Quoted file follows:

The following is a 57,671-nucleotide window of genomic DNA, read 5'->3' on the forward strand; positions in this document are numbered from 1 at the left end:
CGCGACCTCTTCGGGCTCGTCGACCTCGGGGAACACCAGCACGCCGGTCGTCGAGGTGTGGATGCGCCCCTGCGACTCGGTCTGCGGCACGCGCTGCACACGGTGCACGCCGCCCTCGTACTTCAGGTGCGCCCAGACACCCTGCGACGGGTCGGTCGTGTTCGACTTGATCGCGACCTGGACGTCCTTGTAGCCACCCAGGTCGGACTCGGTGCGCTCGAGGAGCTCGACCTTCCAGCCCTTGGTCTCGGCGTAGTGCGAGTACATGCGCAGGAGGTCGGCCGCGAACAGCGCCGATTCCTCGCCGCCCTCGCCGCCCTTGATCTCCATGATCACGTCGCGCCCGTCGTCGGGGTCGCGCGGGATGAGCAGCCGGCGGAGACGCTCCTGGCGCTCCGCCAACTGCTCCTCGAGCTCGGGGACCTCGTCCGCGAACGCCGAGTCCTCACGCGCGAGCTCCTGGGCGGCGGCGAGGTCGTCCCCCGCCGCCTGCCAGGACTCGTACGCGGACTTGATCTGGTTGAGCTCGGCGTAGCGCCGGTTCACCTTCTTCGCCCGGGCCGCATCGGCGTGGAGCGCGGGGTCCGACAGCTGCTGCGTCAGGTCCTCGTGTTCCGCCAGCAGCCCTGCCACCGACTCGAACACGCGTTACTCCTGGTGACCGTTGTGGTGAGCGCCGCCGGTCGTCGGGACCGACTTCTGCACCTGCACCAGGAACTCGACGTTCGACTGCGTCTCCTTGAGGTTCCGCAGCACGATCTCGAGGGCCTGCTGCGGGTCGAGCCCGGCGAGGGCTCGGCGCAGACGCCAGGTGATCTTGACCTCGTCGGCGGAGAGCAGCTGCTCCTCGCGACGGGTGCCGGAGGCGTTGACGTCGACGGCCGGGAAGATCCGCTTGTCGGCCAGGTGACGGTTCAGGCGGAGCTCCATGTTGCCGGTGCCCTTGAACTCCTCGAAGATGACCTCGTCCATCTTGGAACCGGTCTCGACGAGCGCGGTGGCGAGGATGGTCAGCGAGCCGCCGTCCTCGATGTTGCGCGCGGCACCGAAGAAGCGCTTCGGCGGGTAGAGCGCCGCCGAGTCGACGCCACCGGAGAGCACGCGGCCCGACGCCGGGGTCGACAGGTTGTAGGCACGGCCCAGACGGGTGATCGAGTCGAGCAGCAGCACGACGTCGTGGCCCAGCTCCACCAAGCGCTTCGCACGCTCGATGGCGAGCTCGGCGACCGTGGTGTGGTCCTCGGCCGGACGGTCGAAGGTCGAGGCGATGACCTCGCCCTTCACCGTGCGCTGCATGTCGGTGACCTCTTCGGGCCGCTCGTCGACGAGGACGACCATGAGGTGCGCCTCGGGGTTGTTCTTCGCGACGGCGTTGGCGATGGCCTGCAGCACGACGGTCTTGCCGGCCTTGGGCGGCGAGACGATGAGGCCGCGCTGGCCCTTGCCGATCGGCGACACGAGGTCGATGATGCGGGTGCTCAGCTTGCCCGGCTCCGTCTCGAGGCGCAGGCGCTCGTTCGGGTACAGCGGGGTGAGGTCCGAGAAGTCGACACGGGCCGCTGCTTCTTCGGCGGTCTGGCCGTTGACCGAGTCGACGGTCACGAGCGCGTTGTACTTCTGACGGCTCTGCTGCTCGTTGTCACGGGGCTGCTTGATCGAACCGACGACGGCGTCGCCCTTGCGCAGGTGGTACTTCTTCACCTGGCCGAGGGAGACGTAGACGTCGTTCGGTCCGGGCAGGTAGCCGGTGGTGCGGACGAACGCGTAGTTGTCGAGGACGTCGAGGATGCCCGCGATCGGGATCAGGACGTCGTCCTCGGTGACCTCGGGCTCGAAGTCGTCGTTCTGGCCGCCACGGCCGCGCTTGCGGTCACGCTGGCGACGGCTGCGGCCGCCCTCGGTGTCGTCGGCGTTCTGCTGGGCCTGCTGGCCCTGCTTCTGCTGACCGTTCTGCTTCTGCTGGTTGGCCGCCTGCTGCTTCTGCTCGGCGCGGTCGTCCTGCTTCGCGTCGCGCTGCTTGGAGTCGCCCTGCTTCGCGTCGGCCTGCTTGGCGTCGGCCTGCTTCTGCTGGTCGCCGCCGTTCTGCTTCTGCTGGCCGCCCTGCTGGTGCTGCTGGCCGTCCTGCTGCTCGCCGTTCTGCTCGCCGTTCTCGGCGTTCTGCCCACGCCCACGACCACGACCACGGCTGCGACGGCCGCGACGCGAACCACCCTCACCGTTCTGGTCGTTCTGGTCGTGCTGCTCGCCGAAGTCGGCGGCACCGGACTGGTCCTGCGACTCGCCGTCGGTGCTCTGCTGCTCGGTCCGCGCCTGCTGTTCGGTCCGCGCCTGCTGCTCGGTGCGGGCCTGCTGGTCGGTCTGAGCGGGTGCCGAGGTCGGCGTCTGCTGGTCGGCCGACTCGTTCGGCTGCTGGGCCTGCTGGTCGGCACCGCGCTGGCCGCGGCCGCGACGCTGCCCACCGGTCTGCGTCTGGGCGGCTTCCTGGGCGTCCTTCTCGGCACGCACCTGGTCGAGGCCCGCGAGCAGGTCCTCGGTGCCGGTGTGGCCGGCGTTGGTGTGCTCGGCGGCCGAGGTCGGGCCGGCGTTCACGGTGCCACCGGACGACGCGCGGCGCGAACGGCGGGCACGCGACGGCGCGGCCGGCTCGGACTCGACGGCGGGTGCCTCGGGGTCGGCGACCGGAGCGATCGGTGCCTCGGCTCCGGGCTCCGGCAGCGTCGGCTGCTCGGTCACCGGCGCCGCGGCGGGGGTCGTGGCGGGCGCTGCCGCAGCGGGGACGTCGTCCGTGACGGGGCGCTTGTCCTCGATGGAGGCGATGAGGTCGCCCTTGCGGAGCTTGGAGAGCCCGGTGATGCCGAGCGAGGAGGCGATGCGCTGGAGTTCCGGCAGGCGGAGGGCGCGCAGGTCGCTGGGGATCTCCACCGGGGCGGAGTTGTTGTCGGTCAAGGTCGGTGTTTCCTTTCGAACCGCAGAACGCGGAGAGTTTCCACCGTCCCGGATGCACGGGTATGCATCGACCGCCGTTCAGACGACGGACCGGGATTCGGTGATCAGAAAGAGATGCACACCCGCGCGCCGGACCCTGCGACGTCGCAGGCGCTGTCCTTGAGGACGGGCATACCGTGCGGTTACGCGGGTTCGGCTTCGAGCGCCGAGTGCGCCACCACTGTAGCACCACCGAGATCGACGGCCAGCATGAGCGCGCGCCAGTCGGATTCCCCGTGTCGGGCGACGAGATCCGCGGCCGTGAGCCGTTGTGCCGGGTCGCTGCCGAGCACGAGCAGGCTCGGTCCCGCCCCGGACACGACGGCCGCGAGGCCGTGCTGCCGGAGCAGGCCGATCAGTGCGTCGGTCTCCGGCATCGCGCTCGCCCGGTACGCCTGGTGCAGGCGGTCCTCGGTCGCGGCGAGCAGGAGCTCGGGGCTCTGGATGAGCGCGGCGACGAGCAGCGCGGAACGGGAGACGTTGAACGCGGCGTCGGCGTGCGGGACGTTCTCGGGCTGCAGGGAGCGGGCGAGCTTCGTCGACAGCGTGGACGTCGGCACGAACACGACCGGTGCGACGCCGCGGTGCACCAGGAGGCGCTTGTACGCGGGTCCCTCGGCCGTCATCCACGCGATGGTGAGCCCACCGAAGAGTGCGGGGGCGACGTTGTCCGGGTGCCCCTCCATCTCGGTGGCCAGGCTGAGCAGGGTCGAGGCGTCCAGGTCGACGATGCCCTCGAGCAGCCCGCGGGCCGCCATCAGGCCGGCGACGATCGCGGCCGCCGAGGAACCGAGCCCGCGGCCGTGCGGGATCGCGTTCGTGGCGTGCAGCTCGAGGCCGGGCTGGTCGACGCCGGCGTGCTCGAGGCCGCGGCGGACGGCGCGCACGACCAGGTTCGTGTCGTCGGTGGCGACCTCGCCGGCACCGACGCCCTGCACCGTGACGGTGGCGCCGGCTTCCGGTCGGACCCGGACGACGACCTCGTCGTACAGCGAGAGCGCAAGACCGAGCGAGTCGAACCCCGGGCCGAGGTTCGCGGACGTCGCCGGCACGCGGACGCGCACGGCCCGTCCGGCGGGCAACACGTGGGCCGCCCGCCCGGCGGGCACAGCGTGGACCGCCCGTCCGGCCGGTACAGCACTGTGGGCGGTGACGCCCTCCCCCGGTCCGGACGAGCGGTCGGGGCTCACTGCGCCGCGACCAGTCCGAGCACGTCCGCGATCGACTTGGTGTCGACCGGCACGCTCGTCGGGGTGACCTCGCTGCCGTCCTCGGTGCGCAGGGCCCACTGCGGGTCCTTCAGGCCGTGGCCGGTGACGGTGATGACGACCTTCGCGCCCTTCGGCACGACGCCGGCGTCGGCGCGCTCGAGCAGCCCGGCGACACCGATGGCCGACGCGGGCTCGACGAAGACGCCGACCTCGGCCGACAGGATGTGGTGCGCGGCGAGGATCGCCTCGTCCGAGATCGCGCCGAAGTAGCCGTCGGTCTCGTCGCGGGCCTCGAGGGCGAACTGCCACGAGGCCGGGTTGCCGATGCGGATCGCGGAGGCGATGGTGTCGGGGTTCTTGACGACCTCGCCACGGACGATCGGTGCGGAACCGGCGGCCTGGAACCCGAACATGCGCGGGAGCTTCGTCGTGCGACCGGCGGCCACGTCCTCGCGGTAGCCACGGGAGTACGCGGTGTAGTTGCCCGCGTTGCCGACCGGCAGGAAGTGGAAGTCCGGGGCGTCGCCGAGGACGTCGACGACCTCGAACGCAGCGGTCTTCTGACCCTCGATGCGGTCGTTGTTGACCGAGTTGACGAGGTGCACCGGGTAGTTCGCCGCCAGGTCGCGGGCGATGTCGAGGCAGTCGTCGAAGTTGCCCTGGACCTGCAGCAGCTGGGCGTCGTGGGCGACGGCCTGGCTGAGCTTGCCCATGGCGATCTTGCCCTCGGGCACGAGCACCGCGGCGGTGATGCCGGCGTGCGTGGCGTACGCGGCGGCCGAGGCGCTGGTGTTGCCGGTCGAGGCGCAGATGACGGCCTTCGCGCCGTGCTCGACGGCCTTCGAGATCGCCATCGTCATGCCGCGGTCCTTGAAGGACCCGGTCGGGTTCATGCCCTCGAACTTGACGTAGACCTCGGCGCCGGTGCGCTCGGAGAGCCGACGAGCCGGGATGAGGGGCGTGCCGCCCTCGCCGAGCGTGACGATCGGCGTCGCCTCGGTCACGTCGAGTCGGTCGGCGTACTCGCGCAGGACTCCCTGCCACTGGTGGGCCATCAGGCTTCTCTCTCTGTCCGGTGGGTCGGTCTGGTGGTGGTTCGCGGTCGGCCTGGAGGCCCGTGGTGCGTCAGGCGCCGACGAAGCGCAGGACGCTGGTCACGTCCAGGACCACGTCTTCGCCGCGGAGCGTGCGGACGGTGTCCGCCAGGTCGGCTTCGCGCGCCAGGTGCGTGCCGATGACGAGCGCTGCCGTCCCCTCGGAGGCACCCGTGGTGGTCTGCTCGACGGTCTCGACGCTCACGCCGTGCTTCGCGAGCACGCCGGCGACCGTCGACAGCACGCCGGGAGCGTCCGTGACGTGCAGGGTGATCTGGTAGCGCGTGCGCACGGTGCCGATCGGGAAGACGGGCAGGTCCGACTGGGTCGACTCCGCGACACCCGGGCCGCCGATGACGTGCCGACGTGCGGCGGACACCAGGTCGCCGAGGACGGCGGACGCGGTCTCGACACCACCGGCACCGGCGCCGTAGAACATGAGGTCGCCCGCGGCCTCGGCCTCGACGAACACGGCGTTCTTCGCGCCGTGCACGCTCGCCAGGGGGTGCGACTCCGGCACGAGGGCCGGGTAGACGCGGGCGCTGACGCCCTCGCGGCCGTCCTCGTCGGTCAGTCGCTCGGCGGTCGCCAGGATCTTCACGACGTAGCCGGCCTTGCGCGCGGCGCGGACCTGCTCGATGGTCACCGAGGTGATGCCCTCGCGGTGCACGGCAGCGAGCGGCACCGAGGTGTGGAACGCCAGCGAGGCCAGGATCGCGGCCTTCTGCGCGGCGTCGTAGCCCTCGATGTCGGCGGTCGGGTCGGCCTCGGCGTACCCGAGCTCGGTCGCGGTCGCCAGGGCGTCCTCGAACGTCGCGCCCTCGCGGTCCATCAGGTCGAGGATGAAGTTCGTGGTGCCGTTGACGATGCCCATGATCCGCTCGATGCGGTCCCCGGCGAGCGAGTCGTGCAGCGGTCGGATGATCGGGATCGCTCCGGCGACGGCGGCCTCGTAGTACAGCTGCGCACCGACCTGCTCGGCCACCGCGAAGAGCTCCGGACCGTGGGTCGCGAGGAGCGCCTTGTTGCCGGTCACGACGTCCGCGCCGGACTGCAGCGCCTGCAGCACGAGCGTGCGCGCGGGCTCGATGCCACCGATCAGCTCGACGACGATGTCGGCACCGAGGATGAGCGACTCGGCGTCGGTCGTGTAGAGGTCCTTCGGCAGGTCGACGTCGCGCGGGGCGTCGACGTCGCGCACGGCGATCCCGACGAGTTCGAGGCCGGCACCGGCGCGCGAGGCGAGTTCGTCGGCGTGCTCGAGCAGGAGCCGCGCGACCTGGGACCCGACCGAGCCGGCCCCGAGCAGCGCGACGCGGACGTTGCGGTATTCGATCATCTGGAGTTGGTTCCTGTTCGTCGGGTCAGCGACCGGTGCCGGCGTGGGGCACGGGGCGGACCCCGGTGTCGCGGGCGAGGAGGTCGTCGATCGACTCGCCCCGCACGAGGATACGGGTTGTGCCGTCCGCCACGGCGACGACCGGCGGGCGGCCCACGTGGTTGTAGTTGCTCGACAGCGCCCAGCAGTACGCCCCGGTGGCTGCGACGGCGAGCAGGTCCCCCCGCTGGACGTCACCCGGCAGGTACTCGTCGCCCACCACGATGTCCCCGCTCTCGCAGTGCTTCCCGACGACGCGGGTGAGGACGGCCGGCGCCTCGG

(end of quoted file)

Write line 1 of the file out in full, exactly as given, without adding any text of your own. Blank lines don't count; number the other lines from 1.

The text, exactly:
The following is a 57,671-nucleotide window of genomic DNA, read 5'->3' on the forward strand; positions in this document are numbered from 1 at the left end: